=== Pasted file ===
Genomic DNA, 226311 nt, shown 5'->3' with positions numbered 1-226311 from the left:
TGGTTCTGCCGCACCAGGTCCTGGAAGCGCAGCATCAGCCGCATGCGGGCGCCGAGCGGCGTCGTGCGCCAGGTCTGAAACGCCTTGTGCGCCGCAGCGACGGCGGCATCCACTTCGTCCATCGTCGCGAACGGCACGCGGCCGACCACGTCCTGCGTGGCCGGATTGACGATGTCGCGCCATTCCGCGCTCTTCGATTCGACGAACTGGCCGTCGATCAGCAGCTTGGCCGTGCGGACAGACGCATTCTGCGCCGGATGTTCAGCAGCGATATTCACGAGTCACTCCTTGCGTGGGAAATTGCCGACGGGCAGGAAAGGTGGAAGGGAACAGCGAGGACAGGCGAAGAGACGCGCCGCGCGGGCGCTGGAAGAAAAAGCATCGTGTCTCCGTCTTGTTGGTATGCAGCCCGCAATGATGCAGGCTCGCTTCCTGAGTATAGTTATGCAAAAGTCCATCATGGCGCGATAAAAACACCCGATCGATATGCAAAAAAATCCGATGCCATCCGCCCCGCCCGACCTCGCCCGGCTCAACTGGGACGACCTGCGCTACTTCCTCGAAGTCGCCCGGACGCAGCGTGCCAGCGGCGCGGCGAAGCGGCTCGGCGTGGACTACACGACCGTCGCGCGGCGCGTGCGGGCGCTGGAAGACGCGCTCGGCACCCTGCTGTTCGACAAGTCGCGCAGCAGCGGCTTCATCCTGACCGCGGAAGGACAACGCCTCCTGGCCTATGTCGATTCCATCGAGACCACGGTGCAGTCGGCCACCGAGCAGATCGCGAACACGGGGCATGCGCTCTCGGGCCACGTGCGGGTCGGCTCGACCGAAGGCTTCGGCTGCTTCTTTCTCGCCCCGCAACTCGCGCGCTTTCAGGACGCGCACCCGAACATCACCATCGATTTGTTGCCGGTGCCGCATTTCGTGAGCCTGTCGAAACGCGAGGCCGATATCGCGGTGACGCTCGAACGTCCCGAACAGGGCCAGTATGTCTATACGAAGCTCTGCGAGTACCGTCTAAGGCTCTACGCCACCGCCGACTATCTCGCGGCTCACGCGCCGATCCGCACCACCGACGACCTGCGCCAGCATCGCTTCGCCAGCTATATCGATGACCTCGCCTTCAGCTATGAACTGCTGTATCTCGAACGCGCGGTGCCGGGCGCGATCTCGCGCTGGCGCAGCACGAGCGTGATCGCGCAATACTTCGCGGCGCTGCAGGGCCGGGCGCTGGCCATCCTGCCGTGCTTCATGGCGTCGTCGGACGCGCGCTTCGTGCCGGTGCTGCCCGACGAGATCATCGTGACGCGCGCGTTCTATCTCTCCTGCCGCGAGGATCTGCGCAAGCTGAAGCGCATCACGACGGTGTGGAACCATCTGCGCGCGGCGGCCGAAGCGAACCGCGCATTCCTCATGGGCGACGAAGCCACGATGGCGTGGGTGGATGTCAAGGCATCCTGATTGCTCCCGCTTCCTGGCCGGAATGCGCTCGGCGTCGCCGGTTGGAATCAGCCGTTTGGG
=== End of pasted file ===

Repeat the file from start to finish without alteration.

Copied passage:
Genomic DNA, 226311 nt, shown 5'->3' with positions numbered 1-226311 from the left:
TGGTTCTGCCGCACCAGGTCCTGGAAGCGCAGCATCAGCCGCATGCGGGCGCCGAGCGGCGTCGTGCGCCAGGTCTGAAACGCCTTGTGCGCCGCAGCGACGGCGGCATCCACTTCGTCCATCGTCGCGAACGGCACGCGGCCGACCACGTCCTGCGTGGCCGGATTGACGATGTCGCGCCATTCCGCGCTCTTCGATTCGACGAACTGGCCGTCGATCAGCAGCTTGGCCGTGCGGACAGACGCATTCTGCGCCGGATGTTCAGCAGCGATATTCACGAGTCACTCCTTGCGTGGGAAATTGCCGACGGGCAGGAAAGGTGGAAGGGAACAGCGAGGACAGGCGAAGAGACGCGCCGCGCGGGCGCTGGAAGAAAAAGCATCGTGTCTCCGTCTTGTTGGTATGCAGCCCGCAATGATGCAGGCTCGCTTCCTGAGTATAGTTATGCAAAAGTCCATCATGGCGCGATAAAAACACCCGATCGATATGCAAAAAAATCCGATGCCATCCGCCCCGCCCGACCTCGCCCGGCTCAACTGGGACGACCTGCGCTACTTCCTCGAAGTCGCCCGGACGCAGCGTGCCAGCGGCGCGGCGAAGCGGCTCGGCGTGGACTACACGACCGTCGCGCGGCGCGTGCGGGCGCTGGAAGACGCGCTCGGCACCCTGCTGTTCGACAAGTCGCGCAGCAGCGGCTTCATCCTGACCGCGGAAGGACAACGCCTCCTGGCCTATGTCGATTCCATCGAGACCACGGTGCAGTCGGCCACCGAGCAGATCGCGAACACGGGGCATGCGCTCTCGGGCCACGTGCGGGTCGGCTCGACCGAAGGCTTCGGCTGCTTCTTTCTCGCCCCGCAACTCGCGCGCTTTCAGGACGCGCACCCGAACATCACCATCGATTTGTTGCCGGTGCCGCATTTCGTGAGCCTGTCGAAACGCGAGGCCGATATCGCGGTGACGCTCGAACGTCCCGAACAGGGCCAGTATGTCTATACGAAGCTCTGCGAGTACCGTCTAAGGCTCTACGCCACCGCCGACTATCTCGCGGCTCACGCGCCGATCCGCACCACCGACGACCTGCGCCAGCATCGCTTCGCCAGCTATATCGATGACCTCGCCTTCAGCTATGAACTGCTGTATCTCGAACGCGCGGTGCCGGGCGCGATCTCGCGCTGGCGCAGCACGAGCGTGATCGCGCAATACTTCGCGGCGCTGCAGGGCCGGGCGCTGGCCATCCTGCCGTGCTTCATGGCGTCGTCGGACGCGCGCTTCGTGCCGGTGCTGCCCGACGAGATCATCGTGACGCGCGCGTTCTATCTCTCCTGCCGCGAGGATCTGCGCAAGCTGAAGCGCATCACGACGGTGTGGAACCATCTGCGCGCGGCGGCCGAAGCGAACCGCGCATTCCTCATGGGCGACGAAGCCACGATGGCGTGGGTGGATGTCAAGGCATCCTGATTGCTCCCGCTTCCTGGCCGGAATGCGCTCGGCGTCGCCGGTTGGAATCAGCCGTTTGGG